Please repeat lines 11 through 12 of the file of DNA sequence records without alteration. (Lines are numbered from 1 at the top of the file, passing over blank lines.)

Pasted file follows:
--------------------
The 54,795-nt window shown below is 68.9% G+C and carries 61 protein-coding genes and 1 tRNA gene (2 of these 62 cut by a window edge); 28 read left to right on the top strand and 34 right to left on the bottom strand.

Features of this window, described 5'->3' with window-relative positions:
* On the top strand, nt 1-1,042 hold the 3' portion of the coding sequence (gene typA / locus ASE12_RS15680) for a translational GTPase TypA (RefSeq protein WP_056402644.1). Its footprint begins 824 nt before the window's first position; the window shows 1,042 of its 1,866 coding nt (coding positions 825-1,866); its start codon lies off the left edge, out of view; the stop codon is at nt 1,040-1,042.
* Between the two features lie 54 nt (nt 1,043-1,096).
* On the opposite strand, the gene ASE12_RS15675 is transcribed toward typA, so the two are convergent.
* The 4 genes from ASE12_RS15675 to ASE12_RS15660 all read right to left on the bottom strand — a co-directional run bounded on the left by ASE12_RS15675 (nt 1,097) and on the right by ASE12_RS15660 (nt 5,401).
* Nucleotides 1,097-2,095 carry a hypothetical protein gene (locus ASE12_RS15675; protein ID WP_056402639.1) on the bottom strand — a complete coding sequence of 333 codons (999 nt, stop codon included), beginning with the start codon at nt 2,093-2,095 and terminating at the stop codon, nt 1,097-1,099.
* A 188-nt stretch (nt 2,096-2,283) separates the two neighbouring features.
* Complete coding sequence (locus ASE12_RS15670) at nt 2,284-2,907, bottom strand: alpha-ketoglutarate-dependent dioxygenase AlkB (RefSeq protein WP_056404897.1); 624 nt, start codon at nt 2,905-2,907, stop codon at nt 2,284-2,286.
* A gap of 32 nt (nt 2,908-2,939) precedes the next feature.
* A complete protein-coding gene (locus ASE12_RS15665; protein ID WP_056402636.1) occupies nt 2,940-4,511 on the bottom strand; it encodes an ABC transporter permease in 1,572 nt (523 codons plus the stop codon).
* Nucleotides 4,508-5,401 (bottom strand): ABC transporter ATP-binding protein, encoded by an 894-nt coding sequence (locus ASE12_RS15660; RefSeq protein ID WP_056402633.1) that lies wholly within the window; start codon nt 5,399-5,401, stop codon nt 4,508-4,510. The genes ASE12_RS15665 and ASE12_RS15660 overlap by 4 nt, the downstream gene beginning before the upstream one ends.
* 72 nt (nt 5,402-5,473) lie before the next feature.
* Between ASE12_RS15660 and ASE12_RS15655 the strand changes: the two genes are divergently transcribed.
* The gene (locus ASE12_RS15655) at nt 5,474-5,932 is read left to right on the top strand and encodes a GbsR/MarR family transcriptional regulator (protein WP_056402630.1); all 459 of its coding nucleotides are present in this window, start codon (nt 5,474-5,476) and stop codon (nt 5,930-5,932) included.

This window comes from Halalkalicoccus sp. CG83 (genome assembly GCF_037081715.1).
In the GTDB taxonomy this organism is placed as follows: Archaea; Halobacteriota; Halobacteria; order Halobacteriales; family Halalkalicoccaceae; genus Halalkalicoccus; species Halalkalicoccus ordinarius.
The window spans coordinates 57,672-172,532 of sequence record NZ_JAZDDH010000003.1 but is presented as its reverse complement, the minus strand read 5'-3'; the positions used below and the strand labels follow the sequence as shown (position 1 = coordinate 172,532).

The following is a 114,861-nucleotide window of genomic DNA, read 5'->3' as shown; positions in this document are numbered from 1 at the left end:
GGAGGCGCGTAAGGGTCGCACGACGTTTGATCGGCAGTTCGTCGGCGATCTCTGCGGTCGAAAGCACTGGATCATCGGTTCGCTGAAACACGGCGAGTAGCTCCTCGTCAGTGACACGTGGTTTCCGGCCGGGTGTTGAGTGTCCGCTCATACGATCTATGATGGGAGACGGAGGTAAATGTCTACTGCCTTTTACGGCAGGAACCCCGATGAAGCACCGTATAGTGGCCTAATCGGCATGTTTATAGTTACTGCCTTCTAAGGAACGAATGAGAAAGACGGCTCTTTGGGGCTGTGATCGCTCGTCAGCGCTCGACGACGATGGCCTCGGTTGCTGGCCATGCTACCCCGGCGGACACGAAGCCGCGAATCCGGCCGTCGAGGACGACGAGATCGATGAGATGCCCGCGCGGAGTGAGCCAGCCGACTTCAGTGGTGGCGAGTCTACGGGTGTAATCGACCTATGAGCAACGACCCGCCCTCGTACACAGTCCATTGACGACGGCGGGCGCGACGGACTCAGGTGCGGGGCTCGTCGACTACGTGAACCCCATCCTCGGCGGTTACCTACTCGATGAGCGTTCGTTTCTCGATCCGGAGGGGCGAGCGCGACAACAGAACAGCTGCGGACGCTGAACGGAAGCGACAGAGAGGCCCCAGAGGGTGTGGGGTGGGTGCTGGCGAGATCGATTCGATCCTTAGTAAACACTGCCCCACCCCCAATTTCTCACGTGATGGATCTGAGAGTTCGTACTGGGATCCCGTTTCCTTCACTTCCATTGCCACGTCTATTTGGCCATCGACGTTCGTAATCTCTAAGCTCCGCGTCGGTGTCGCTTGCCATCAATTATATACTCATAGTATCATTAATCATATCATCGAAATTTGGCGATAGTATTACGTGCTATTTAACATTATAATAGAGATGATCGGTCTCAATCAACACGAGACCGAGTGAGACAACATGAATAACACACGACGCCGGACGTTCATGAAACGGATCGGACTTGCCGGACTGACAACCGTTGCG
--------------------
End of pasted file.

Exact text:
* A complete protein-coding gene (locus ASE12_RS15665; protein ID WP_056402636.1) occupies nt 2,940-4,511 on the bottom strand; it encodes an ABC transporter permease in 1,572 nt (523 codons plus the stop codon).
* Nucleotides 4,508-5,401 (bottom strand): ABC transporter ATP-binding protein, encoded by an 894-nt coding sequence (locus ASE12_RS15660; RefSeq protein ID WP_056402633.1) that lies wholly within the window; start codon nt 5,399-5,401, stop codon nt 4,508-4,510. The genes ASE12_RS15665 and ASE12_RS15660 overlap by 4 nt, the downstream gene beginning before the upstream one ends.